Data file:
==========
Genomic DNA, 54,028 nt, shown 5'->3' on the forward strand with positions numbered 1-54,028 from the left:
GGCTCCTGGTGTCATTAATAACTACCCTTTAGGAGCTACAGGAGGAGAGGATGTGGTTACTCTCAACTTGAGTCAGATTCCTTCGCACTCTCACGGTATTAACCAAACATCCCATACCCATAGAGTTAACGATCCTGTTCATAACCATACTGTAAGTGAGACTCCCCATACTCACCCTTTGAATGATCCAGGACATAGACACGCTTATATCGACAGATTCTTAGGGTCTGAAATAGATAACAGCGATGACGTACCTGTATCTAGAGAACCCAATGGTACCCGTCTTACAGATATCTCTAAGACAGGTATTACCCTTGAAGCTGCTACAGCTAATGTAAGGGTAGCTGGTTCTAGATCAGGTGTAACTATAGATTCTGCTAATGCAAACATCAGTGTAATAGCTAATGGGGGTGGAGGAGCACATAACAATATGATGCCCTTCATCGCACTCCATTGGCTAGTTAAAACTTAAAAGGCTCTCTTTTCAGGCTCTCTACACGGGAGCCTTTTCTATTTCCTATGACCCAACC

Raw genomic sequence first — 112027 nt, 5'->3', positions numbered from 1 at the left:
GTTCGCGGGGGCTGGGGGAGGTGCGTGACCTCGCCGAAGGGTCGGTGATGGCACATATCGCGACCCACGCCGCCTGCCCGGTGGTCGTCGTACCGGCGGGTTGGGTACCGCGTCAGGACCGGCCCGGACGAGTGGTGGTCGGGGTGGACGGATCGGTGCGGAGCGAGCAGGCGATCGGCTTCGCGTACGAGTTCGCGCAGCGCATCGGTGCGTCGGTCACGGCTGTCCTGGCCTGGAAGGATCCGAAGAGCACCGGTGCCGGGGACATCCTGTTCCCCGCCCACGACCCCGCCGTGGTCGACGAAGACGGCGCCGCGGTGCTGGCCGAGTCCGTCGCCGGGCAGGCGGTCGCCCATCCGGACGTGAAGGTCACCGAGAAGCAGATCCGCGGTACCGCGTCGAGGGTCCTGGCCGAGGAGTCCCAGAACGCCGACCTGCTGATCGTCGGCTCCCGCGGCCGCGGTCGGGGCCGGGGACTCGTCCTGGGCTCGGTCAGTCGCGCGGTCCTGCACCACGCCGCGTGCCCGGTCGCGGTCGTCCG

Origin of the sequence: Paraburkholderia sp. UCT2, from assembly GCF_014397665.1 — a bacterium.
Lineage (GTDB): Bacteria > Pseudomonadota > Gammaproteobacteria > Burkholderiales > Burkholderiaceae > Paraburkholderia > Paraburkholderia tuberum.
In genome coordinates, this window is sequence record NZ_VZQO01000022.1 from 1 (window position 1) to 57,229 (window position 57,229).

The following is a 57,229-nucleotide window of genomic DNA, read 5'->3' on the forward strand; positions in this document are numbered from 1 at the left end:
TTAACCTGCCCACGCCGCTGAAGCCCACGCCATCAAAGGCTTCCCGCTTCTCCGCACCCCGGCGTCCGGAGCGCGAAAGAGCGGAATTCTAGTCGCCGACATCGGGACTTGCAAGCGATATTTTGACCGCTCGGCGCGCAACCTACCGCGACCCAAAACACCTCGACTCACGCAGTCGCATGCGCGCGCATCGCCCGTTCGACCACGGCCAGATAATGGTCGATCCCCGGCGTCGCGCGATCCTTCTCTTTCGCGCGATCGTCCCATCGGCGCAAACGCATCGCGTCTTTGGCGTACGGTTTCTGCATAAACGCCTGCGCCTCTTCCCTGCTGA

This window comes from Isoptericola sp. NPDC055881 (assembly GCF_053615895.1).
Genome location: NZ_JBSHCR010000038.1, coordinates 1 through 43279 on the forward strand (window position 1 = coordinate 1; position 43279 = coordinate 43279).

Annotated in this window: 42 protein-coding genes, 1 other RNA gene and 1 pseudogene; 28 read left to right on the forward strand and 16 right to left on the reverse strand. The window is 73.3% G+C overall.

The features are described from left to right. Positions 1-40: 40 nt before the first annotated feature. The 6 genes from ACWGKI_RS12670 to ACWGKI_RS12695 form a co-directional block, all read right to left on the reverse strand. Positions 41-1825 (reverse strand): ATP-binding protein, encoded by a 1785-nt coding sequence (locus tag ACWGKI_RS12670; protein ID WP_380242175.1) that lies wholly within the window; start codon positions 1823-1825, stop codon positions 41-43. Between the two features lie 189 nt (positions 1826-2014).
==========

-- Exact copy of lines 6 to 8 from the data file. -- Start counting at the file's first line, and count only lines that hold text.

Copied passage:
Lineage (GTDB): Bacteria > Pseudomonadota > Gammaproteobacteria > Burkholderiales > Burkholderiaceae > Paraburkholderia > Paraburkholderia tuberum.
In genome coordinates, this window is sequence record NZ_VZQO01000022.1 from 1 (window position 1) to 57,229 (window position 57,229).

The following is a 57,229-nucleotide window of genomic DNA, read 5'->3' on the forward strand; positions in this document are numbered from 1 at the left end: